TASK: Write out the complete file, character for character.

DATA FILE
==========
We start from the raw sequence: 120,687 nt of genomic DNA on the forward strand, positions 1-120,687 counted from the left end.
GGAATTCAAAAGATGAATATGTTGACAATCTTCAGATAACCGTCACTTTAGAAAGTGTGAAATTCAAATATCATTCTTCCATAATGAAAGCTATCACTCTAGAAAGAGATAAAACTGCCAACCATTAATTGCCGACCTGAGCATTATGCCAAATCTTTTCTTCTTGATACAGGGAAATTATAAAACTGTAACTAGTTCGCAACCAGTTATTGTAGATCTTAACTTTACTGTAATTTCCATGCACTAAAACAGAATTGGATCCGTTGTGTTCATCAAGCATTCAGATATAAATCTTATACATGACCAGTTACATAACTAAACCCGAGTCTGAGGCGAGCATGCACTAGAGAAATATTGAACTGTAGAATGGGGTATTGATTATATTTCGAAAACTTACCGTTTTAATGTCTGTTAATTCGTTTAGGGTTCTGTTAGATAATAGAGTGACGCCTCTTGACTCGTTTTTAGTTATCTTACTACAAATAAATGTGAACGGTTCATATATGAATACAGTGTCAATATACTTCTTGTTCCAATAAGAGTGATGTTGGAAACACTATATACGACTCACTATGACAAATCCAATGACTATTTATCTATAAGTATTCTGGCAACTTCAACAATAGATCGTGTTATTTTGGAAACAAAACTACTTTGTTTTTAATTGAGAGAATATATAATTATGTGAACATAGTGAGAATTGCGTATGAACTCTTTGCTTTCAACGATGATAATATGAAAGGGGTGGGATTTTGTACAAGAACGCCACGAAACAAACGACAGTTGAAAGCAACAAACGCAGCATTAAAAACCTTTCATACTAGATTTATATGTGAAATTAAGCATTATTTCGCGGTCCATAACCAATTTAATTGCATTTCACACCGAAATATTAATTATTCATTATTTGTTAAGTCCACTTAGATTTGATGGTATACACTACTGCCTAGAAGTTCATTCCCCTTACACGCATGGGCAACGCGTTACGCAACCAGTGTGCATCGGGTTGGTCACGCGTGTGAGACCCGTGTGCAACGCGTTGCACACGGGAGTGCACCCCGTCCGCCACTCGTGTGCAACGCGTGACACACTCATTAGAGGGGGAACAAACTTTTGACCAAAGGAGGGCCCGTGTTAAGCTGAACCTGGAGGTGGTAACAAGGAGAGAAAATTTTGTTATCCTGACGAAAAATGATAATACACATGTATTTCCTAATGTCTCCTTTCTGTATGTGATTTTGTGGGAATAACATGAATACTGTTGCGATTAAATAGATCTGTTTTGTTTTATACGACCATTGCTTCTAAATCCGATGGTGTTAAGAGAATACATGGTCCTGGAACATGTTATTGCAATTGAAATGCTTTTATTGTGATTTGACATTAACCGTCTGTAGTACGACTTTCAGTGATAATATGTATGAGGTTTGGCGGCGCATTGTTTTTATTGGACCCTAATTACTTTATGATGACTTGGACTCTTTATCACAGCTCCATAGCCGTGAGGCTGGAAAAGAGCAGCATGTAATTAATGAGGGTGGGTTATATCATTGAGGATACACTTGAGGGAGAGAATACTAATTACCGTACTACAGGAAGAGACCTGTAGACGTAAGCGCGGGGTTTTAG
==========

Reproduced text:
We start from the raw sequence: 120,687 nt of genomic DNA on the forward strand, positions 1-120,687 counted from the left end.
GGAATTCAAAAGATGAATATGTTGACAATCTTCAGATAACCGTCACTTTAGAAAGTGTGAAATTCAAATATCATTCTTCCATAATGAAAGCTATCACTCTAGAAAGAGATAAAACTGCCAACCATTAATTGCCGACCTGAGCATTATGCCAAATCTTTTCTTCTTGATACAGGGAAATTATAAAACTGTAACTAGTTCGCAACCAGTTATTGTAGATCTTAACTTTACTGTAATTTCCATGCACTAAAACAGAATTGGATCCGTTGTGTTCATCAAGCATTCAGATATAAATCTTATACATGACCAGTTACATAACTAAACCCGAGTCTGAGGCGAGCATGCACTAGAGAAATATTGAACTGTAGAATGGGGTATTGATTATATTTCGAAAACTTACCGTTTTAATGTCTGTTAATTCGTTTAGGGTTCTGTTAGATAATAGAGTGACGCCTCTTGACTCGTTTTTAGTTATCTTACTACAAATAAATGTGAACGGTTCATATATGAATACAGTGTCAATATACTTCTTGTTCCAATAAGAGTGATGTTGGAAACACTATATACGACTCACTATGACAAATCCAATGACTATTTATCTATAAGTATTCTGGCAACTTCAACAATAGATCGTGTTATTTTGGAAACAAAACTACTTTGTTTTTAATTGAGAGAATATATAATTATGTGAACATAGTGAGAATTGCGTATGAACTCTTTGCTTTCAACGATGATAATATGAAAGGGGTGGGATTTTGTACAAGAACGCCACGAAACAAACGACAGTTGAAAGCAACAAACGCAGCATTAAAAACCTTTCATACTAGATTTATATGTGAAATTAAGCATTATTTCGCGGTCCATAACCAATTTAATTGCATTTCACACCGAAATATTAATTATTCATTATTTGTTAAGTCCACTTAGATTTGATGGTATACACTACTGCCTAGAAGTTCATTCCCCTTACACGCATGGGCAACGCGTTACGCAACCAGTGTGCATCGGGTTGGTCACGCGTGTGAGACCCGTGTGCAACGCGTTGCACACGGGAGTGCACCCCGTCCGCCACTCGTGTGCAACGCGTGACACACTCATTAGAGGGGGAACAAACTTTTGACCAAAGGAGGGCCCGTGTTAAGCTGAACCTGGAGGTGGTAACAAGGAGAGAAAATTTTGTTATCCTGACGAAAAATGATAATACACATGTATTTCCTAATGTCTCCTTTCTGTATGTGATTTTGTGGGAATAACATGAATACTGTTGCGATTAAATAGATCTGTTTTGTTTTATACGACCATTGCTTCTAAATCCGATGGTGTTAAGAGAATACATGGTCCTGGAACATGTTATTGCAATTGAAATGCTTTTATTGTGATTTGACATTAACCGTCTGTAGTACGACTTTCAGTGATAATATGTATGAGGTTTGGCGGCGCATTGTTTTTATTGGACCCTAATTACTTTATGATGACTTGGACTCTTTATCACAGCTCCATAGCCGTGAGGCTGGAAAAGAGCAGCATGTAATTAATGAGGGTGGGTTATATCATTGAGGATACACTTGAGGGAGAGAATACTAATTACCGTACTACAGGAAGAGACCTGTAGACGTAAGCGCGGGGTTTTAG